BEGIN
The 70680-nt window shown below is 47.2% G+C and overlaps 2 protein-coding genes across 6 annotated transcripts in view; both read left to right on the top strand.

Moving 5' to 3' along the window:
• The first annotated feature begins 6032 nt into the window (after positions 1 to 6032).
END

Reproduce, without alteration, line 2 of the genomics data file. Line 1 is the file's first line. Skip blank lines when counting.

Moving 5' to 3' along the window: